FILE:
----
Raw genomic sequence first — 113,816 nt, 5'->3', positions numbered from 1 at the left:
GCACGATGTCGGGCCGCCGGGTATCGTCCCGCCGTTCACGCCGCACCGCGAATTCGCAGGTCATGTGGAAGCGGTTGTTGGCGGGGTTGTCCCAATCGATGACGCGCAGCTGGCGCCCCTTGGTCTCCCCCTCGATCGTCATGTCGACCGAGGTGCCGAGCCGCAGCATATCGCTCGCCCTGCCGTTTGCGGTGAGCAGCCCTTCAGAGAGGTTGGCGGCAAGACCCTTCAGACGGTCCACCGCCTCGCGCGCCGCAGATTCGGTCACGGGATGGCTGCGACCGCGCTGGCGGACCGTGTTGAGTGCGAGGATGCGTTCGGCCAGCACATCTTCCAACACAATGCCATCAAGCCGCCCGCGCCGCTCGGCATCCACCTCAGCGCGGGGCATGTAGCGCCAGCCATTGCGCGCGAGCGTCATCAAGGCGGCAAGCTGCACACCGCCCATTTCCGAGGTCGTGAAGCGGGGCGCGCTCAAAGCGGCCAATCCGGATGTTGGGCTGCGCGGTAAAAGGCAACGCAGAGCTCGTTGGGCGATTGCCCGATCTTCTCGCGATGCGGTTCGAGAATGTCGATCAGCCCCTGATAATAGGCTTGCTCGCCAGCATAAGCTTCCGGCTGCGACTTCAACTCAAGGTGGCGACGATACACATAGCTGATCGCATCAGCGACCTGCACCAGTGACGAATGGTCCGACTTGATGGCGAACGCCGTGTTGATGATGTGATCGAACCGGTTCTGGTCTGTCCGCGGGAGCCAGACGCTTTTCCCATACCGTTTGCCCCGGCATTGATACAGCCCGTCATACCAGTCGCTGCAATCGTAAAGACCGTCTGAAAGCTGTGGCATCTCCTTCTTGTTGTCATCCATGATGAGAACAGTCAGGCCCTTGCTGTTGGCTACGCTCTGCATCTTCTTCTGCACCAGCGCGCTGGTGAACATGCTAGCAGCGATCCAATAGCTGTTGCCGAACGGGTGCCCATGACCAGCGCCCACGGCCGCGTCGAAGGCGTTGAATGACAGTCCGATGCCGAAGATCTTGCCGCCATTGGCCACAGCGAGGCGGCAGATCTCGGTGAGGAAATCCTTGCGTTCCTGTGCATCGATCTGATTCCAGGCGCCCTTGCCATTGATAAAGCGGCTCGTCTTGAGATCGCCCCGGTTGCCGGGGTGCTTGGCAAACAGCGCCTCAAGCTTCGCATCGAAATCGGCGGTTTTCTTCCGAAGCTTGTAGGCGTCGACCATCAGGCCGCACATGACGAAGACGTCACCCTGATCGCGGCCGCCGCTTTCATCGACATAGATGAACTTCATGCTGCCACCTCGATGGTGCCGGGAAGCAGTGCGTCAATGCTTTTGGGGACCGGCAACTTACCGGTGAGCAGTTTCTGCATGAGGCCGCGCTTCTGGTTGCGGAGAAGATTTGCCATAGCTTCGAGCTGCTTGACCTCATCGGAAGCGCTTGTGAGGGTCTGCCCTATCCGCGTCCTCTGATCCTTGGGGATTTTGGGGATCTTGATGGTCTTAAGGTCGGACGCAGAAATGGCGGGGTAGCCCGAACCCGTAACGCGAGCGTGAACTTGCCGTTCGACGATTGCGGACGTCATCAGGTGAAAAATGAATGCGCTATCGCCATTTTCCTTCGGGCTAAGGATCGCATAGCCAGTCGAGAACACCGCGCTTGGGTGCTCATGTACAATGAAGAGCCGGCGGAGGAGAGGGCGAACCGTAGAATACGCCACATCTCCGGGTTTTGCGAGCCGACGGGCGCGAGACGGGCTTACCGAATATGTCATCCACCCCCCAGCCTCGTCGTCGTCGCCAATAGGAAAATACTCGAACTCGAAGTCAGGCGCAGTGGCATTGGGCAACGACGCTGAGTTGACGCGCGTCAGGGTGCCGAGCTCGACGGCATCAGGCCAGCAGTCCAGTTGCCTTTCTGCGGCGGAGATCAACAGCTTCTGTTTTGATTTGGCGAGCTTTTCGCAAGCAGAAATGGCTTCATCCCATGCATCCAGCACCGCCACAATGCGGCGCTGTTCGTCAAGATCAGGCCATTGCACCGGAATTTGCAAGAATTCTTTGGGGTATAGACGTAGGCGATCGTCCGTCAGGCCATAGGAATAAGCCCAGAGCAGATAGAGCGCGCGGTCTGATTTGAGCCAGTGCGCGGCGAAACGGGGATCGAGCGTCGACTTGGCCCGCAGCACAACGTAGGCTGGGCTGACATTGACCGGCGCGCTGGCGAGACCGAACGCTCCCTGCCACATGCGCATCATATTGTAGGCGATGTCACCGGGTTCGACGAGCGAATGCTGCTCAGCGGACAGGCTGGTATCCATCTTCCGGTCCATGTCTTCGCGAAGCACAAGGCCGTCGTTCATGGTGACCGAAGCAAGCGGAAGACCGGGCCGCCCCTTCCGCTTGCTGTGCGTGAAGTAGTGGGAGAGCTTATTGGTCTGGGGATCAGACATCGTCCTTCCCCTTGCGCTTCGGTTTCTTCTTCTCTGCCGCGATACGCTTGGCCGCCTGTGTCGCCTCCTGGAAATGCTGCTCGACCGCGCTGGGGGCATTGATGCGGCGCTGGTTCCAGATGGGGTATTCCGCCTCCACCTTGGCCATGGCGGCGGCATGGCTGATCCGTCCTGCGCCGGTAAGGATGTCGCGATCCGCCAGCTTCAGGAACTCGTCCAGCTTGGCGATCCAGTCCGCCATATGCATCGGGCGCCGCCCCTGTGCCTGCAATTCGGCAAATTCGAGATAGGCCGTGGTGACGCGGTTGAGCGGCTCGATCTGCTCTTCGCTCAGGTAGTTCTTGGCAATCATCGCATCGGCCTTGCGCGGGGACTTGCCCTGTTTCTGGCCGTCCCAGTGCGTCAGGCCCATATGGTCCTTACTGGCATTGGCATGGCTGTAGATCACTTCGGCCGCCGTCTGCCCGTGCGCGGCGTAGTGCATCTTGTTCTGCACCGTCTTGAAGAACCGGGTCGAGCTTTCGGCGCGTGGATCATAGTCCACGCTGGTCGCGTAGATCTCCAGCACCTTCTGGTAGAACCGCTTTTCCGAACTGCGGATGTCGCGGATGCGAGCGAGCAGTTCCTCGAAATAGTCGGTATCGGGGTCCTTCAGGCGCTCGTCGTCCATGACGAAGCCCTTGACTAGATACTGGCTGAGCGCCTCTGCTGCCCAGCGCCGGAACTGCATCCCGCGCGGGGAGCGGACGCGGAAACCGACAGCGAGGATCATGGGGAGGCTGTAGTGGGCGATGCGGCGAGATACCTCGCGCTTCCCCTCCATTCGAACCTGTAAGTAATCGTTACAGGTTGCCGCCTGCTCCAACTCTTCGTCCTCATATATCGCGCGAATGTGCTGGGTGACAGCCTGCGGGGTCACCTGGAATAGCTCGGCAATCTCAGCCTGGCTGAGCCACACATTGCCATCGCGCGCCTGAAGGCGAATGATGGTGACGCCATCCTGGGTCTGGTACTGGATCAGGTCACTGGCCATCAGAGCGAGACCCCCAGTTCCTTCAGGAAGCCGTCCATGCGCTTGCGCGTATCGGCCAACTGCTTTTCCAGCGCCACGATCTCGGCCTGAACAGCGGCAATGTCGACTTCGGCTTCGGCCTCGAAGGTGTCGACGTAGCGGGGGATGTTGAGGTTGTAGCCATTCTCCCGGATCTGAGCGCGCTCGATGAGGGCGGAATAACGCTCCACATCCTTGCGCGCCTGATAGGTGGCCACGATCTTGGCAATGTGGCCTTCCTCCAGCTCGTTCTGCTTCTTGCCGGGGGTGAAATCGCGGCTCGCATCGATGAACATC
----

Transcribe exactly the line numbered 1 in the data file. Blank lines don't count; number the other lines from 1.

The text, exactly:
Raw genomic sequence first — 113,816 nt, 5'->3', positions numbered from 1 at the left: